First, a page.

Another of the young scholars, Christine Mahoney, holds a secondary appointment in the College's Woodrow Wilson Department of Politics. She studies how political advocacy and lobbying work in different settings, including countries lacking a well-functioning democracy and international bodies like the United Nations, the European Union and the World Trade Organization.
"She will significantly enhance our ability to place issues of public policy in a comparative perspective and to understand the ways in which interest groups attempt to influence policy in various political arenas," said Eric Patashnik, a professor of politics and public policy and associate dean of the Batten School.
UVA Today recently spoke with all five of the new Batten faculty. In today's second installment of this story, below we introduce the trio of younger faculty. Click here to read about Thomas Dee and Christopher Ruhm.
Benjamin A. Converse
Benjamin A. Converse is an assistant professor of public policy and psychology, with joint appointments in the Batten School and the College of Arts & Sciences' Department of Psychology.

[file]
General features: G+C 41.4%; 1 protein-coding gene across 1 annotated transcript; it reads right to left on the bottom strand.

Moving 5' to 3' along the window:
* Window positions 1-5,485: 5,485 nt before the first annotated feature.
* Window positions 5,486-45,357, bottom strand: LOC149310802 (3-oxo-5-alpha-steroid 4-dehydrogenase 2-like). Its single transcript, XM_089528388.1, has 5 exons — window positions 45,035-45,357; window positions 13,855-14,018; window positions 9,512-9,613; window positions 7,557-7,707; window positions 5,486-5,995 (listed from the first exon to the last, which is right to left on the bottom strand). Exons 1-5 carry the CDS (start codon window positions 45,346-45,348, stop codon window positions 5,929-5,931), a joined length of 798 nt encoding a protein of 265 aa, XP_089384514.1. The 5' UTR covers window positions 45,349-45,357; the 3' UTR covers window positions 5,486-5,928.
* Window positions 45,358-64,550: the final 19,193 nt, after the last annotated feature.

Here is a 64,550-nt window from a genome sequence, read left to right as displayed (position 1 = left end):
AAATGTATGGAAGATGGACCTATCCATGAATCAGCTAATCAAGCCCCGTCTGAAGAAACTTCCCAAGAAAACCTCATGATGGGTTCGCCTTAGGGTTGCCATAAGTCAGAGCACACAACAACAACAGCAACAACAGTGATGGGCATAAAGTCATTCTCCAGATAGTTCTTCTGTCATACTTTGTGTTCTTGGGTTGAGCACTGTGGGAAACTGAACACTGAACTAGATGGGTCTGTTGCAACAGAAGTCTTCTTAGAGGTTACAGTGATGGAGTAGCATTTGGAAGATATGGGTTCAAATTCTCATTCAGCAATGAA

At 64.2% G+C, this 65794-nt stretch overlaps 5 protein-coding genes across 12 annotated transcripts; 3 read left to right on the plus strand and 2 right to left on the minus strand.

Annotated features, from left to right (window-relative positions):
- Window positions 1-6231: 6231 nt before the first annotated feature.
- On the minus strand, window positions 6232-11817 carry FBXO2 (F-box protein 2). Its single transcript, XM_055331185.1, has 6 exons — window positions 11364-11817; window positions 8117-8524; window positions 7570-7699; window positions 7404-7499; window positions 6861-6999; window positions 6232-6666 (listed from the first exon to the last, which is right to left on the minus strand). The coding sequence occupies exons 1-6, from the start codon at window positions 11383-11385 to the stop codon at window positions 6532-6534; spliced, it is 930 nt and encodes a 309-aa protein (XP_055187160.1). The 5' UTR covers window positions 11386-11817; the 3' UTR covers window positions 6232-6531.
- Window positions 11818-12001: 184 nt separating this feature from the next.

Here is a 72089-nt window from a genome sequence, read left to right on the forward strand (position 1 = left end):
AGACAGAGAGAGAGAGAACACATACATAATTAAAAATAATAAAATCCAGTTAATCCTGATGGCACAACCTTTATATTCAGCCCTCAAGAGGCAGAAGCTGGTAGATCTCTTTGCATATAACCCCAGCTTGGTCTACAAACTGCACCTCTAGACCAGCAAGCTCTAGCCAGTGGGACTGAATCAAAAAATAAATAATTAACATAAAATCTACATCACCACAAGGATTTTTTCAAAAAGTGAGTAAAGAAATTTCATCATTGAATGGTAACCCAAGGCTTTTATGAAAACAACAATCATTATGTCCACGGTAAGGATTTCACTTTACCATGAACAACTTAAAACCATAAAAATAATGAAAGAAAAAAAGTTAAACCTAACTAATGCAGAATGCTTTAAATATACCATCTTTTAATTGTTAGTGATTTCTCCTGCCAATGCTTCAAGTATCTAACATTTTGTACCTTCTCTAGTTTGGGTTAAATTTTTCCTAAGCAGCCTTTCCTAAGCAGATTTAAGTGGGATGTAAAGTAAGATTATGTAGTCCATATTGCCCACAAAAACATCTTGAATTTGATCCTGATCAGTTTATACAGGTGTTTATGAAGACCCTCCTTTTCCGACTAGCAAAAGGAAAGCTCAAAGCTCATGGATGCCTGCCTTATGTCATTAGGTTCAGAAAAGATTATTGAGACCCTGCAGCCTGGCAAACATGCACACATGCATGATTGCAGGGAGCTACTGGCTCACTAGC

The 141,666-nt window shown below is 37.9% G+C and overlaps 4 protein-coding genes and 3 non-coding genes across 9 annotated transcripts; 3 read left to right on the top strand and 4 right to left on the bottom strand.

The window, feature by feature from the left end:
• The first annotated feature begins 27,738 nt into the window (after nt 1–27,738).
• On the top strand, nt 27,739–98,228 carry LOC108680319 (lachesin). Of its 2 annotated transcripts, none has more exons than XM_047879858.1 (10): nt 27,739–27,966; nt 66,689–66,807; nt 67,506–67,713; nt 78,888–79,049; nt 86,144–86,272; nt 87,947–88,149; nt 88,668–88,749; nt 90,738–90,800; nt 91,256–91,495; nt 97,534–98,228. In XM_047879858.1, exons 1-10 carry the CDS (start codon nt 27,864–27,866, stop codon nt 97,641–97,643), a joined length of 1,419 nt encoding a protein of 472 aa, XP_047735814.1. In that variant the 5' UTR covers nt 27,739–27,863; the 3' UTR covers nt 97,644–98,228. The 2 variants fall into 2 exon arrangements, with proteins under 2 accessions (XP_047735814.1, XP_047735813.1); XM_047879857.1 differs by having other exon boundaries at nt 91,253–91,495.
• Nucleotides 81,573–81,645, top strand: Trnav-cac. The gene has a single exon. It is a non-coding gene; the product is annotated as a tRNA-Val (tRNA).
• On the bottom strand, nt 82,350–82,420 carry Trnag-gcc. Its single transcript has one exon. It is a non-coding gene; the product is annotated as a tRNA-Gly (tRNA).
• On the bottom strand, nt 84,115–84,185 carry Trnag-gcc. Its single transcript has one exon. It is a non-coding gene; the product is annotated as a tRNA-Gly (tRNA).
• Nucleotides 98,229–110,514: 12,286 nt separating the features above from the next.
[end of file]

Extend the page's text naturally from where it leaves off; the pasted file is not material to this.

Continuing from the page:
Converse completed his Ph.D. in managerial and organizational behavior this summer at the University of Chicago's Booth School of Business, where he was a teaching assistant for courses on managerial decision-making, organizational management and negotiations – three topics "of direct interest to the Batten School," Patashnik said.
Converse helped teach a two-week negotiation class to high-level executives from around the world at Booth's campuses in London, Singapore and Chicago – "a very powerful learning experience," he said.
His research focus is social psychology, and the psychology of judgment and decision-making. His research investigates basic psychological processes – such as motivation, social judgment and inferences about others' mental states – "that have critical implications for management, leadership and policy," he said. For instance, people in general are "quite bad at understanding what motivates other people," he said. "Leaders can benefit from a better understanding."
One aim of Converse's research is to contribute to better "choice architecture" that can help people to make beneficial decisions. Scholars in fields such as behavioral economics, social psychology and decision-making have found that how a choice is structured (what and how many options are offered, how clearly options are explained, the default choice, etc.) influences people's decision-making. In the recent book, "Nudge: Improving Decisions About Health, Wealth, and Happiness", authors Cass Sunstein and Richard Thaler make the strongest case yet, Converse said, that better choice architecture can improve policy outcomes.